Following the release of her report on the status of women in Afghanistan, Catherine Powell moderates a discussion with Open Society Foundations' Rachel Reid and the U.S. Department of Defense's David Sedney on the role the United States can play in extending the progress of Afghan in women in education, the economy, health care, and beyond.
With the United States eager to withdraw from Afghanistan and reconciliation with the Taliban considered key to any peace process, Afghan women's rights are once again in question, writes CFR's Gayle Tzemach Lemmon.
The United States should see family planning as a foreign policy priority that leads to healthier and more prosperous societies, and should increase funding, resources and support for those countries with the highest unmet need, argues CFR's Isobel Coleman.
Following the 2009 disputed Iran presidential election, CFR's Isobel Coleman, a leading expert on women's issues, says that if Mahmoud Ahmadinejad's victory stands, "you'll see a much more restricted Iran." This will "fall heavily on women, but it won't stop them," she says.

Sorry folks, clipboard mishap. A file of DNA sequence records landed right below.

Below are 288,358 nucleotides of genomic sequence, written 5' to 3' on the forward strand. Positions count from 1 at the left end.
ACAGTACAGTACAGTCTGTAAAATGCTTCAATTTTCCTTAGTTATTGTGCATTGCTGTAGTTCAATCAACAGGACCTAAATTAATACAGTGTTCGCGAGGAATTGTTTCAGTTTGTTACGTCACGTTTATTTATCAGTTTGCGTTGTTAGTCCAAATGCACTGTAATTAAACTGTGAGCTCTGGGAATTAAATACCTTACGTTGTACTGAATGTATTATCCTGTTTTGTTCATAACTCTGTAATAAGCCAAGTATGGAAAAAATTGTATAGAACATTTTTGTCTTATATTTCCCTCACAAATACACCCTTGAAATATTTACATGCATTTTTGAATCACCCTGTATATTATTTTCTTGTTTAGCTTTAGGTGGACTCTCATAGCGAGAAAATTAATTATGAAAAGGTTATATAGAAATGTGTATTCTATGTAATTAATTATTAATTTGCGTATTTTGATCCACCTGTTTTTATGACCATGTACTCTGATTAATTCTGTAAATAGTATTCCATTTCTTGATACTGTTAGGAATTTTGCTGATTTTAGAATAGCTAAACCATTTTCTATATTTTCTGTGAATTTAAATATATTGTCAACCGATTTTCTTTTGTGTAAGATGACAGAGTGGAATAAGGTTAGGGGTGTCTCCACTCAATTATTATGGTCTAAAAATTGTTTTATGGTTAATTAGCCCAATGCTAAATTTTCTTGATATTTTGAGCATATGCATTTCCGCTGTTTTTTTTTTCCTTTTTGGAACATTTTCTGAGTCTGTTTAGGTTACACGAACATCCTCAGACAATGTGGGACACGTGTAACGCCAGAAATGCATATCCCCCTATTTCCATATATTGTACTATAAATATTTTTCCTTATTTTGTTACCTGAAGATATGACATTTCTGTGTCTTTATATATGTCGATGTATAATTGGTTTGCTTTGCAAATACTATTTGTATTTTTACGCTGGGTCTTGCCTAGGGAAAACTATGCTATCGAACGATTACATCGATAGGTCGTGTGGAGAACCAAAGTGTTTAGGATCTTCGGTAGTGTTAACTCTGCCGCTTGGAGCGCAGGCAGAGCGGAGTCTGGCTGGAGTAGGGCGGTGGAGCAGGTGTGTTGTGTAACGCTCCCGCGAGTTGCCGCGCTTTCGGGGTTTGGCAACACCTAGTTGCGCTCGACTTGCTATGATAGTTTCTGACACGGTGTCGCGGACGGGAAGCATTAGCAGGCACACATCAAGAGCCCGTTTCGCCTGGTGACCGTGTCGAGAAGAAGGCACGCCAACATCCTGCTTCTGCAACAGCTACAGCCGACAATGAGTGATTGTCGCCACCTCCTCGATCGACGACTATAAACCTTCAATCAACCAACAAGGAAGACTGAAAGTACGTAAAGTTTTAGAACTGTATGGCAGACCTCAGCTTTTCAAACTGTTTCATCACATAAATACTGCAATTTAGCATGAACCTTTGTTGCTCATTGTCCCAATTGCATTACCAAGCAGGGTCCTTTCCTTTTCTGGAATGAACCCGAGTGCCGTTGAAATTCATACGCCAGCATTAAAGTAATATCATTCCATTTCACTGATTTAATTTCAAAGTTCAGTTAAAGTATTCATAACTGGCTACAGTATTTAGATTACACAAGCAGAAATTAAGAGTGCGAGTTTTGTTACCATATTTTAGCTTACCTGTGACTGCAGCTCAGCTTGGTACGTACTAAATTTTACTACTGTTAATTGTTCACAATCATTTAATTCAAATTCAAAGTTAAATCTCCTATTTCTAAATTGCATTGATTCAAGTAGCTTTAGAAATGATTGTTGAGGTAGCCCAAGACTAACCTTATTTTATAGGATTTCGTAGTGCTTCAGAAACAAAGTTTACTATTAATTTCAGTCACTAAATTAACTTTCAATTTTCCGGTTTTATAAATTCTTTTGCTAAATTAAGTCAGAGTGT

In Egypt and Tunisia, women are both hopeful and fearful about what the Arab revolutions might mean for them. But as constitutions in these countries are being rewritten, women hope to push their own liberation.
Through several intimate portraits, Jenny Nordberg of the New York Times examines the unique social pressures that Afghan families face to rear male children, and the associated practice of disguising daughters as sons to fill a cultural void.
Seyran Ates, a practicing Muslim, charges that Germany has been downplaying human rights--and women's rights in particular--in an effort to remain politically correct with respect to religious practices.
Learn more about CFR’s mission and its work over the past year in the 2015 Annual Report. The Annual Report spotlights new initiatives, high-profile events, and authoritative scholarship from CFR experts, and includes a message from CFR President Richard N. Haass. Read and download »